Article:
Portrait of an Alum: Luke Gregory

Portrait of an Alum: Luke Gregory

Our Head of School, Mr. Nix, likes to say that the goal of a Veritas education is not college admissions, but rather the formation of a person who loves to learn, thinks and reasons clearly, engages their community faithfully and will sincerely pursue God’s purpose and leading in their life. While that path often begins with a traditional four-year college degree, it may also include local or global missions, technical or mechanical training, a gap year, seminary or other next step following graduation.

In this profile, Director of Communications Sara Kennedy interviewed 2014 graduate Luke Gregory, who is currently halfway through a one-year intensive Biblical Foundation program at Word of Life Bible Institute in the Adirondack Mountains of New York. This is a summary of their conversation.

SK: Luke – You chose a non-traditional next step following graduation from Veritas. Tell us what you chose and why.

LG: My dad has been on staff with Word of Life for a long time, so the program was always on my radar, but I never really considered it for myself until near the end of high school. Though I’d been accepted to Liberty University’s engineering program, I became increasingly convinced that God was leading me to devote a year of intense study to His Word before transferring to more traditional college life next August.

At Word of Life, I take four courses at a time, and am also responsible to memorize Scripture and engage in mission work during my time in the program. Right now, my classes focus on Christology, Old Testament survey and the Book of Revelations. Thankfully, my credits will transfer; so I will enter Liberty as a Sophomore next fall.

SK: Has the experience so far met your expectations? Any regrets?

LG: In some ways, the classes have been more challenging than I expected; in other ways, I was more than prepared. From my years at Veritas, I know how to study. My background in Latin, as well as Greek and Roman history and culture have been invaluable – and Upper School theology, as well as Old and New Testament survey classes – gave me a strong foundation to understand more difficult seminary-level material. I’ve even had the privilege of tutoring some of my fellow students!

Perhaps more than course work, going to school at Veritas – with teachers whose Christianity was authentic and attractive and who knew me well – prepared me for this year. My classes now are seminar-style, with many students in one classroom and little opportunity for discussion. I miss sitting around a table with my classmates, debating a great book or theological point of view.

I am also challenged by the out of classroom expectations at Word of Life, particularly an upcoming opportunity to join 40 or so students sharing the Gospel in New York City this spring. But God is faithful – in fact, I had the opportunity to share with two high school students during a fall outreach opportunity who are now my brothers in Christ. That’s pretty awesome, and definitely helps me when I get nervous about New York.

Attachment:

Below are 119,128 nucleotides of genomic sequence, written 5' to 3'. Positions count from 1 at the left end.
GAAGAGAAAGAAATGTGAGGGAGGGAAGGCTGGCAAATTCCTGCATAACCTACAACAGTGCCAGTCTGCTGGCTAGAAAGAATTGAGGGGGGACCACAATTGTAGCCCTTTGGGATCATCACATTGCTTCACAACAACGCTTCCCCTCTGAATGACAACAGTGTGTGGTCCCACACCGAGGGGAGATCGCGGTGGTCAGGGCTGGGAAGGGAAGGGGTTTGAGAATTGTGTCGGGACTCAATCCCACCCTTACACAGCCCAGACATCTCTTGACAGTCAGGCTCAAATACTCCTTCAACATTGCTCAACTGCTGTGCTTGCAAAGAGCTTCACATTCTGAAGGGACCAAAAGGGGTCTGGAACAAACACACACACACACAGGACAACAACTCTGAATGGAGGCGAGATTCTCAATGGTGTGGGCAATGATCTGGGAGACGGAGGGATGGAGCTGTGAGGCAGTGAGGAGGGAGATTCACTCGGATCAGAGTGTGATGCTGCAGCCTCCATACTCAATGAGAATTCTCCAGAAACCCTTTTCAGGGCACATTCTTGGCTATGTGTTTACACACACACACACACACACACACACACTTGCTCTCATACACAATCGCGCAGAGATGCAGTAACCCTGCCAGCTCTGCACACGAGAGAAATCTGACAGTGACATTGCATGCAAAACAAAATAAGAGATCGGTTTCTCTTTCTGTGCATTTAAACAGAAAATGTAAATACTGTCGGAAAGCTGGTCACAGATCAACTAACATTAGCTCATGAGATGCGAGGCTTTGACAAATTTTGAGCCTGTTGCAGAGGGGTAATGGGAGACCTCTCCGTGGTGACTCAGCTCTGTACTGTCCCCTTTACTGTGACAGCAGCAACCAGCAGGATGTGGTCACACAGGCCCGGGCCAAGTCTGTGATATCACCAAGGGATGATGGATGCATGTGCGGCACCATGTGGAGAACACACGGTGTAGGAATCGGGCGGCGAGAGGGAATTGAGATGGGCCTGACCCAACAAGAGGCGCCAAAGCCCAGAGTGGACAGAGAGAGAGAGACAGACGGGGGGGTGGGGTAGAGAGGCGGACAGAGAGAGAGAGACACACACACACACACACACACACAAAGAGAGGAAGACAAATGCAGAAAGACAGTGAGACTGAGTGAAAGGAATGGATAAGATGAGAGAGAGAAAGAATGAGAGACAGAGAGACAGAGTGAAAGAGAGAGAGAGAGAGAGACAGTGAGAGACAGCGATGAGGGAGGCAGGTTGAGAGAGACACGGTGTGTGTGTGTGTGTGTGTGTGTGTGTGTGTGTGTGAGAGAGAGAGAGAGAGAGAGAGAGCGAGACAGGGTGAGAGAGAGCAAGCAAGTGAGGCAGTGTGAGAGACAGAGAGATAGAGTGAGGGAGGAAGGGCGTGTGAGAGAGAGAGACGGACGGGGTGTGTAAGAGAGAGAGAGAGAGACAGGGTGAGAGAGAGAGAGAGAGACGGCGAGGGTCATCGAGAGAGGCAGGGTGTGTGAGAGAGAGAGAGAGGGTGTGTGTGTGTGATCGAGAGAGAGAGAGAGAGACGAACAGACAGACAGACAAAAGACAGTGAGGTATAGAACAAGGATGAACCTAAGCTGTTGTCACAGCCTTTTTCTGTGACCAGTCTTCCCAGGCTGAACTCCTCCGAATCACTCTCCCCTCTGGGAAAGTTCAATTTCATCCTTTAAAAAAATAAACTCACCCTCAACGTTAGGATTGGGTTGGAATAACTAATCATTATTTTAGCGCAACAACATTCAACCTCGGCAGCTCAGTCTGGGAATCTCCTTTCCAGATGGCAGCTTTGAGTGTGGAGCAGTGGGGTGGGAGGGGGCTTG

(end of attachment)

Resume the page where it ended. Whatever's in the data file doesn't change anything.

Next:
I have absolutely no regrets about choosing this program. My faith has been strengthened and stretched, I’m given many opportunities to live courageously and I feel more ready to tackle university life next year.

Screen Shot 2015-01-28 at 6.16.00 PMSK: You graduated from Veritas seven months ago. From this vantage point, do you have any reflections for our students?

LG: To be honest, it took graduating for me to realize how much impact Veritas had on my life. I wish I had slowed down and appreciated what it meant to have teachers who really knew me, and cared about me, both academically and spiritually. As I talk to students at Word of Life about their high schools, I realize that Veritas is really unique – from the House system that encourages getting to know students throughout the Upper School to the opportunity to play a lot of sports, even if you aren’t the best athlete, to study skills and lots of writing practice, Veritas helped me grow in every area of my life.

I would also encourage students to take Mr. Nix seriously when he says we should consider what God would have us do after graduation – not just to focus on which colleges offer admissions, but to choose prayerfully the next steps that will form and shape who we are becoming. Decisions made in high school, whether good or bad, can follow us for a long time. I pray that students at Veritas will know they have advocates in their teachers and their parents who want to help them make wise, God-honoring choices about life after graduation.

SK: You’ve given this year to intense Bible study. To close, can you share a favorite Scripture passage?

LG: [Grinning] Yes – Proverbs 22:17-19 (ESV)

17 Incline your ear, and hear the words of the wise,
and apply your heart to my knowledge,
18 for it will be pleasant if you keep them within you,
if all of them are ready on your lips.
19 That your trust may be in the Lord,
I have made them known to you today, even to you.